Is a woodworking business profitable?

I don’t know. I’m afraid I can’t tell you. For what it’s worth, the way this book describes the business is not only interesting, but quite interesting. “All Woodworking”, as it says, “is an enterprise of production, not profit.” The concept is not difficult to understand, but it is interesting nonetheless. And you need an education that goes beyond your ability to remember which wood is wood and whether a part came from a saw or a sawmill.

I should mention that the book has also been helpful to me in understanding my own business venture. After all, if there’s a profession you should learn how to become proficient at, and that you should want in order to be successful at it, it is undoubtedly carpentry. I don’t really consider myself a craftsman or an artist, but I’m confident enough to admit that I’m at least a little skilled at what I do. I should probably spend more time in my workshop, but that’s not likely to occur in the near future, at least not for some time yet. The more I learn and the quicker I can learn it, the quicker I can learn about carpentry, and the quicker I get better at it, the faster I can sell my work, the faster I can make a living. I’m sure you’ve all read about what I mean by “making money.” But for real, if you want to be a well-off business owner you need to spend a lot of time doing some type of woodwork (not just the work for your family) – even though I doubt very much that you’re going to make any real money out of it in the long run – but in order to be successful in this business, you have to spend a lot of time doing it.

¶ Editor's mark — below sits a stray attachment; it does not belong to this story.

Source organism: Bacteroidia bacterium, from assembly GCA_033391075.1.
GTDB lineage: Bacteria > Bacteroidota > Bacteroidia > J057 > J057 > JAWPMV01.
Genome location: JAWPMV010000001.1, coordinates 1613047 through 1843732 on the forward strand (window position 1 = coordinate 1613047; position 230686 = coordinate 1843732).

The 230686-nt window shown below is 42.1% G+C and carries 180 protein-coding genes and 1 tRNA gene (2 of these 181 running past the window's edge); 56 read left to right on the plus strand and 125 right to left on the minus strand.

In the first chapter of “All Woodworking” I discuss my first foray into creating carpentry furniture, and when I finished that project I became pretty confident in my business. While working on it, I was inspired by a series of books I read by Steve Jones, John Lettieri, Michael Sorenson and others that gave a very interesting picture of the industry. They talked about what they called the “Woodman’s Art: A History of the Arts of Carpentry”, and they talked about the basic ideas behind carpentry, such as “The most valuable thing in life is a job well done”. While it is not clear from all I’ve read, I must assume that the idea is that there’s an art